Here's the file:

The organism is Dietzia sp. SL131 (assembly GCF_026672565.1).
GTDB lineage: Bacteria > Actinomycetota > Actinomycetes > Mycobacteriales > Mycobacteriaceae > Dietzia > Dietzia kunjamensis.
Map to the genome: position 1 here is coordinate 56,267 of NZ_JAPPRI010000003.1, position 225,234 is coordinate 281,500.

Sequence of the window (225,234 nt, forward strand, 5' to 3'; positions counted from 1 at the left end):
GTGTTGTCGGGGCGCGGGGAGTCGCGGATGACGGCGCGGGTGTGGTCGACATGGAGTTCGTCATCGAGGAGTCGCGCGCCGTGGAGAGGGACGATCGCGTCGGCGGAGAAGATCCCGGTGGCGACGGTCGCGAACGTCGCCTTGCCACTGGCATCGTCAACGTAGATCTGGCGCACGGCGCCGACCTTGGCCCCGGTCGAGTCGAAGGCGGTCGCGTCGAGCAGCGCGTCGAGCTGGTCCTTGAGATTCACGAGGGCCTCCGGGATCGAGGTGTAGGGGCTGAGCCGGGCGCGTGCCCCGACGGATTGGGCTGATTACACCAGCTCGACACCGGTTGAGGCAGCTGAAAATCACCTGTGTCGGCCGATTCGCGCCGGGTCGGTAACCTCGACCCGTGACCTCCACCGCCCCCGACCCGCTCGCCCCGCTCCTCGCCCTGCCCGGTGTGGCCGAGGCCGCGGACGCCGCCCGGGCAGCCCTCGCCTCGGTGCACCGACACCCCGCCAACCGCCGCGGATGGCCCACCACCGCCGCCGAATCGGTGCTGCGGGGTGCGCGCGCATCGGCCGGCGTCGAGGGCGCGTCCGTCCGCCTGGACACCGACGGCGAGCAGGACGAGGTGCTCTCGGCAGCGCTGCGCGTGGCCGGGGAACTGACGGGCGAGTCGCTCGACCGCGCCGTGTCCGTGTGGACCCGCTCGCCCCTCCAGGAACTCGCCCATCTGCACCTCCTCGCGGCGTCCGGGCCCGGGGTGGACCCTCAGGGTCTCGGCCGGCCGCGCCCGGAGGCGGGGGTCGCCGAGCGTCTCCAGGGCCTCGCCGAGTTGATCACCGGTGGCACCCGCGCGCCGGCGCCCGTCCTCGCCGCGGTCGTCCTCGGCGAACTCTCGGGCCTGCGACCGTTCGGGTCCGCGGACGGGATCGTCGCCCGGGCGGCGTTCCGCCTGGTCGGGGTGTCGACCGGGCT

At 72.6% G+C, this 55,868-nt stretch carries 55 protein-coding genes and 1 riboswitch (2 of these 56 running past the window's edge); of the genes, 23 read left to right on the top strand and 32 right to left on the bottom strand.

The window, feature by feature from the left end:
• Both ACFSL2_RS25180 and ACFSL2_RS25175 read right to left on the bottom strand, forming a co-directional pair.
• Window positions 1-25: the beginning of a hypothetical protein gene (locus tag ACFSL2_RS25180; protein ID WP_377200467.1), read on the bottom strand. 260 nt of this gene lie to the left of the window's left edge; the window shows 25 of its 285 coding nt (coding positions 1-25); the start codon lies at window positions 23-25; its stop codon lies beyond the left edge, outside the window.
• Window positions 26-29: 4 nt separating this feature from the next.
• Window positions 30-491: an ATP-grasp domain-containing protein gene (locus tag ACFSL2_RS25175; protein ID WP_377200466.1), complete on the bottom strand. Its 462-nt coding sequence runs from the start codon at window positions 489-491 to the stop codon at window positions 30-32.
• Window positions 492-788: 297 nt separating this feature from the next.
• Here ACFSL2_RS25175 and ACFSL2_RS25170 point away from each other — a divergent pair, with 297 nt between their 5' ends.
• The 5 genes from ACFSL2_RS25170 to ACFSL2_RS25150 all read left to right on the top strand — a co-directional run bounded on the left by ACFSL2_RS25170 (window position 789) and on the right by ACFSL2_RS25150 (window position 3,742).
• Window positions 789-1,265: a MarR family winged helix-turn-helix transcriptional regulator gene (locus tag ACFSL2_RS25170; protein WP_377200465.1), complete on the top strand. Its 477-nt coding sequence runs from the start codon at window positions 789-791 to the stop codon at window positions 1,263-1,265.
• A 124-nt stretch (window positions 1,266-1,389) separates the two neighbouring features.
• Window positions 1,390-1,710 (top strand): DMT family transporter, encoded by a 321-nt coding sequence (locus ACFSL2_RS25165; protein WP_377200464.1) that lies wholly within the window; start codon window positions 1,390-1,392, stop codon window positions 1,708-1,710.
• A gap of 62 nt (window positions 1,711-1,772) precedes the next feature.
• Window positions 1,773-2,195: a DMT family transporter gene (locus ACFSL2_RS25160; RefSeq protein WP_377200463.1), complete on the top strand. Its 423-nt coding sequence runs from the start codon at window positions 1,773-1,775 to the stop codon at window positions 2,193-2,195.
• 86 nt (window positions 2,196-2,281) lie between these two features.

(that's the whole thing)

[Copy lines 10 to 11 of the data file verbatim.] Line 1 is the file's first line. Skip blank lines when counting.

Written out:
• Window positions 26-29: 4 nt separating this feature from the next.
• Window positions 30-491: an ATP-grasp domain-containing protein gene (locus tag ACFSL2_RS25175; protein ID WP_377200466.1), complete on the bottom strand. Its 462-nt coding sequence runs from the start codon at window positions 489-491 to the stop codon at window positions 30-32.